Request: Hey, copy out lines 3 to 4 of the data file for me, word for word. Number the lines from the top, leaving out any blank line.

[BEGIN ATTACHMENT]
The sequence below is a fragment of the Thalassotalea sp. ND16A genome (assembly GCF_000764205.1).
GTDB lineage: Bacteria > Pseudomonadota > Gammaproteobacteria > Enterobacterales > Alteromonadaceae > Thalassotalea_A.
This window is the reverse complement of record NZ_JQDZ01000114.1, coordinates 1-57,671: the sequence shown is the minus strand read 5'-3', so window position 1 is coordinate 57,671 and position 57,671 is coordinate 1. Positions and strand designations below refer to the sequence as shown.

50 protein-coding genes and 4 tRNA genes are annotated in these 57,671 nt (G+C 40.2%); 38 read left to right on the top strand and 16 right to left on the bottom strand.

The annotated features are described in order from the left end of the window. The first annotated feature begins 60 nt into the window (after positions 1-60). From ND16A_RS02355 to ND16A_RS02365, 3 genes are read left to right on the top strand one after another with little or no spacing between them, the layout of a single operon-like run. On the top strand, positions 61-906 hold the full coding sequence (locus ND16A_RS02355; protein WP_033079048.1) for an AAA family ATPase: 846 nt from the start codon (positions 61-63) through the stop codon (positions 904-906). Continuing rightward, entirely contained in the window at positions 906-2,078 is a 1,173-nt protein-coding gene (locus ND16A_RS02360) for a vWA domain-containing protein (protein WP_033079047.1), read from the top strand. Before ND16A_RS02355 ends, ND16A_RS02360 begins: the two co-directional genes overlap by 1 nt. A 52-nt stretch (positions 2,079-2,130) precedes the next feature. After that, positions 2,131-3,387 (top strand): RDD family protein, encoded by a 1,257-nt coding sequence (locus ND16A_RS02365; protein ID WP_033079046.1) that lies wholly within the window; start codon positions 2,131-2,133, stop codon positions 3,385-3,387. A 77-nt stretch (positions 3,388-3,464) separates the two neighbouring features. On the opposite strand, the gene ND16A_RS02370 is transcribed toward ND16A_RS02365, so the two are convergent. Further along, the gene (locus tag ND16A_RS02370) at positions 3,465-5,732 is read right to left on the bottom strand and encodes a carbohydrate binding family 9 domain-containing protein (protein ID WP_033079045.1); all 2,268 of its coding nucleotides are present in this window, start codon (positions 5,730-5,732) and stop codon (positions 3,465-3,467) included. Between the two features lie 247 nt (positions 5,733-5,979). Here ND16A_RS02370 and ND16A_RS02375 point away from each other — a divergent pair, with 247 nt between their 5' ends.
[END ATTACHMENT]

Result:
This window is the reverse complement of record NZ_JQDZ01000114.1, coordinates 1-57,671: the sequence shown is the minus strand read 5'-3', so window position 1 is coordinate 57,671 and position 57,671 is coordinate 1. Positions and strand designations below refer to the sequence as shown.

50 protein-coding genes and 4 tRNA genes are annotated in these 57,671 nt (G+C 40.2%); 38 read left to right on the top strand and 16 right to left on the bottom strand.